I am convinced that what I will see is not
My first kisses nor the birth of my firstborn,
But rather the hundreds of times I have given
Directions on the streets of New York

To wayward wandering fellow-travelers,
Who stand with their upsidedown maps
And their clueless, terror-stricken faces,
Suddenly staring at the holes in our reality,
At the flickering of the substantiality of space,
At the streetlights beckoning us uptown.

To get to the Public Library, one walks west
From Grand Central along Fifth Avenue,
To find the Carousel in the Park, one winds
Southeastwardly from Sheep Meadow,
And to find Brandy’s Piano Bar, one sings,
“On East Eighty-Fourth, between Second and Third!”

The sherpas have the mountaineering skills
But I have memorized the subway map.
The guides have strewn the land with signposts
But I possess the toy box prize secret decoder.
And when my mornings are labyrinths, my fear
Becomes my tool for unraveling spirit-in-action.


These are the days of our exuberances,
Of our enlightened and neurotic qualities,
The blindness of Cupid.

These are the movements of our minds,
Of our prejudices and our self-confidences,
The cunning of Daedalus.

These are the dreams of our reality,
The fabric worn so thin as to become a hole,
The death of Zeus.

Wednesday, July 9, 2008

Portrait of the Universe as a Young Man

It is the process of gestation,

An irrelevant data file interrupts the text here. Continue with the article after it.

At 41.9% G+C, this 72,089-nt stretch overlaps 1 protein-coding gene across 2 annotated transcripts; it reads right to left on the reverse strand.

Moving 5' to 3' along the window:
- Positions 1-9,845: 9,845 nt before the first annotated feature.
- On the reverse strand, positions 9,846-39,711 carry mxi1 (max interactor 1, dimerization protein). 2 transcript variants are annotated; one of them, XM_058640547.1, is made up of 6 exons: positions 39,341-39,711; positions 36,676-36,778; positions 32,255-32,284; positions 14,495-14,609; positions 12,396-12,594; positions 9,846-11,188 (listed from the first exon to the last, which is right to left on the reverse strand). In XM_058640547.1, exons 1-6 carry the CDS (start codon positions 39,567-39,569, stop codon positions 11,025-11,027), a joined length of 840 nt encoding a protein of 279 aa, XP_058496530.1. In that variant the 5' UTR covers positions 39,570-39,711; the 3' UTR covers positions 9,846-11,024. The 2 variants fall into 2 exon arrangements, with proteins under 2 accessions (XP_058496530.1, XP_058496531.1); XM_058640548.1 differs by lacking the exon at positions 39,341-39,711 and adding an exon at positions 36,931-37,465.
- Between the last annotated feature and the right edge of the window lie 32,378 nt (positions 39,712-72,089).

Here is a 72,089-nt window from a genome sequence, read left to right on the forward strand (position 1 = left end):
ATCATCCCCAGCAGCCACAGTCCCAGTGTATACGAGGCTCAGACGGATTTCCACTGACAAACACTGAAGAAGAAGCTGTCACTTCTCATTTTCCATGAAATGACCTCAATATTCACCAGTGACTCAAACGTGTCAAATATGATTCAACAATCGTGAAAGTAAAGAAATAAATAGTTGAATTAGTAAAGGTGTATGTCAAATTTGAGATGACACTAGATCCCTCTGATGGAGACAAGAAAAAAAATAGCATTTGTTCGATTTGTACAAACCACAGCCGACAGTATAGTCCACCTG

An abstract phenomenon
That is hereby depicted in plain
Words, straightforwardly.

The adherence to the thoughts
As they arise, the stripping
Off of the layers and the muck,
The modernist mumblings,

The ego disguised as genius —
For only Tumult, Son of Thunder,
Knows well the whirling dervish
And dances well into the night.

It is the schoolboy become artist,
The transformation of the human
Into the cockroach or the sun
Or the sunset or the mulberry,

Into the whole luminous shebang,
Sanity still intact, if possible,
Raw heart extended and exploded,
Guts spread out upon the pavement.

It is, simply put, the process of
Becoming, this so-called work
We do on ourselves, constantly,
Tirelessly, our observing minds

In headlong effort to represent our
Inner landscapes of convergence,
Not to save one from the empty wheel,
— to point it out, to calmly cry out,

Look! there is no other, there is no
Black hole, there is no you-dream,
There are only our quotidian saviors,
Only coffee, and perpetual gestation.

Thursday, July 3, 2008

Nearly Any Task

for Cara Jane Francis

My work ethic, a purely habitual thing,
Wants me to write a poem this afternoon
And so sits me down at my desk to work
At which point I get a g-chat from a friend —
"PAUL!" she cries,
"I need to find spiders and flies I can eat!"
She asks me, if I'm not too busy, to catch
A spider or a fly for her and keep it alive.

Well, I'm also busy learning Bob Dylan's song
The Man in Me at the piano, and opening my shades
To let in the light and making coffee and reading
The poems of others and adhering to my
Strict discipline of extraordinary laziness, which,
A fellow writer told me, is what the poems require.

There is the story of Milarepa, the great Tibetan yogi,
Who was instructed by his teacher, Marpa the Translator,